Re: Sequence of Bernoulli RVs

*To*: mathgroup at smc.vnet.net*Subject*: [mg72998] Re: Sequence of Bernoulli RVs*From*: "Ray Koopman" <koopman at sfu.ca>*Date*: Sun, 28 Jan 2007 00:59:52 -0500 (EST)*References*: <epf9es$c1o$1@smc.vnet.net>

Virgil Stokes wrote: > The following code will get the expected number of "runs" (sequence of > equal values) for a sequence of Bernoulli RVs in terms of p, which is > the probability of the value 1, and of course, (1-p), the probability of 0. > > n=3 > l1 = Tuples[{(1-p),p},n]; (* generate Bernoulli sequence of length n *) > xx = Table[Split[l1[[k]]],{k,1,Length[l1]}]; (* list of runs *) > l2 = Map[Length,Map[Split,xx]]; (* lengths of each run *) > tt = Table[Times@@l1[[k]],{k,1,Length[l2]}]; (* probabilities for each > run *) > expectedruns = Inner[Times,tt,l2]//FullSimplify (* mean of a function > of a Discrete RV *) > > It may not be very obvious that this is correct. Please try it over a > range of values of n (n=1,2,...) if you are in doubt. The expected > value for such a sequence is given by > > E[number of runs] = 1 + 2(n-1)(p-1)p > > Finally, my question --- Is it possible to derive this equation (in > terms of p and n) using Mathematica? > > --V. Stokes I don't see a role for Mathematica to play here. If an (n+1)st bit is appended to an n-bit sequence, the probability that it creates a new run is 2p(1-p), and the probability that it extends the old terminal run is 1 - 2p(1-p). Hence ExpectedRuns[n+1] = (ExpectedRuns[n] + 1) * 2p(1-p) + ExpectedRuns[n] * (1 - 2p(1-p)) = ExpectedRuns[n] + 2p(1-p). Since ExpectedRuns[1] = 1, it follows immediately that ExpectedRuns[n] = 1 + 2(n-1)p(1-p). What would you have Mathematica do?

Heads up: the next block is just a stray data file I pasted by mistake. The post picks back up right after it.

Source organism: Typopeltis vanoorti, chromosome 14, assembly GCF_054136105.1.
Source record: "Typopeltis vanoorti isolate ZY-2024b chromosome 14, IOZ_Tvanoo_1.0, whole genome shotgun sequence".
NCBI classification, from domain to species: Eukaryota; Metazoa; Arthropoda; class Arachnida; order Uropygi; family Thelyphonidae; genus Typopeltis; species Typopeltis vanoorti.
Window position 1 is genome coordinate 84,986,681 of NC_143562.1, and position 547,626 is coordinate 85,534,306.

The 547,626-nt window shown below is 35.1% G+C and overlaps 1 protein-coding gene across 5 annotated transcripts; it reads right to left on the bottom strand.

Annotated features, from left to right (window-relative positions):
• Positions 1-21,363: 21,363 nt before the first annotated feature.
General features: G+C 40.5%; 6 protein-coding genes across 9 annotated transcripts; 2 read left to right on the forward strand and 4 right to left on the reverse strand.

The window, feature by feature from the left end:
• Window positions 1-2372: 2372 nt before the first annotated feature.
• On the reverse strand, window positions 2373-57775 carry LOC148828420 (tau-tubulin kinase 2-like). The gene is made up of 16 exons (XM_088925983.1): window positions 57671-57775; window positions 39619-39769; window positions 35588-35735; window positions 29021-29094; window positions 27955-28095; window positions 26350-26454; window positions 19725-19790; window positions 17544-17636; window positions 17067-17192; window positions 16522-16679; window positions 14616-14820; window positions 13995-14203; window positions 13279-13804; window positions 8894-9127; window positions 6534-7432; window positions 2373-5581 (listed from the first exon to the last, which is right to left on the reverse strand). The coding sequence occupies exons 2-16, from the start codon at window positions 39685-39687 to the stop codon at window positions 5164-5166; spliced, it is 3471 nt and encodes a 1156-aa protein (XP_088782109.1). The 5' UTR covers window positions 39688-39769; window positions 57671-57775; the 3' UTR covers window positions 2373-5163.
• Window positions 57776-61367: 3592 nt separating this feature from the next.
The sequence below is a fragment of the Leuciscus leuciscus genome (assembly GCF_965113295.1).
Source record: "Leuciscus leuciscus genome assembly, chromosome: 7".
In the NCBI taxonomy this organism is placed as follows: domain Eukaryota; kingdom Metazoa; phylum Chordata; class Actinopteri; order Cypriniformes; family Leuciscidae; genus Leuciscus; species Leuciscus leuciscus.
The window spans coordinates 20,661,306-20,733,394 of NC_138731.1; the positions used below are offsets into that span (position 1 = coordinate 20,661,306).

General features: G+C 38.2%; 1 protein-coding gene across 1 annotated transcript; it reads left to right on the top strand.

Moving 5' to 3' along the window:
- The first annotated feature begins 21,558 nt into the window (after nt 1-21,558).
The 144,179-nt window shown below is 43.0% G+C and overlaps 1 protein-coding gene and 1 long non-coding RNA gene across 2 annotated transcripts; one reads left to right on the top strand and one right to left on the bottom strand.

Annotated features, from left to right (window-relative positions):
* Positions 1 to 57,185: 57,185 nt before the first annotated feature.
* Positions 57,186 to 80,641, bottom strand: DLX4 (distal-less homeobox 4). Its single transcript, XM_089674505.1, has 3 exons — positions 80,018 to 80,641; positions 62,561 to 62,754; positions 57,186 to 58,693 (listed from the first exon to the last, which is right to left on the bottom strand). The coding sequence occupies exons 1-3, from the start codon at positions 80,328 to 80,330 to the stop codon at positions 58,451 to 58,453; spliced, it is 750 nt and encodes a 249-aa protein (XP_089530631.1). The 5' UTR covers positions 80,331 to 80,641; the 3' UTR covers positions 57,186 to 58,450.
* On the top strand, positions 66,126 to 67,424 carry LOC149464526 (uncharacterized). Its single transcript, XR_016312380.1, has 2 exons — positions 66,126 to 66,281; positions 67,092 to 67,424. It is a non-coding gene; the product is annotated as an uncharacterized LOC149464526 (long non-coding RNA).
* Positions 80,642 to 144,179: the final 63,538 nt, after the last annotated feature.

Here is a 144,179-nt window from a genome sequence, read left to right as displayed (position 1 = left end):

**Follow-Ups**:**Re: Re: Sequence of Bernoulli RVs***From:*Andrzej Kozlowski <akoz@mimuw.edu.pl>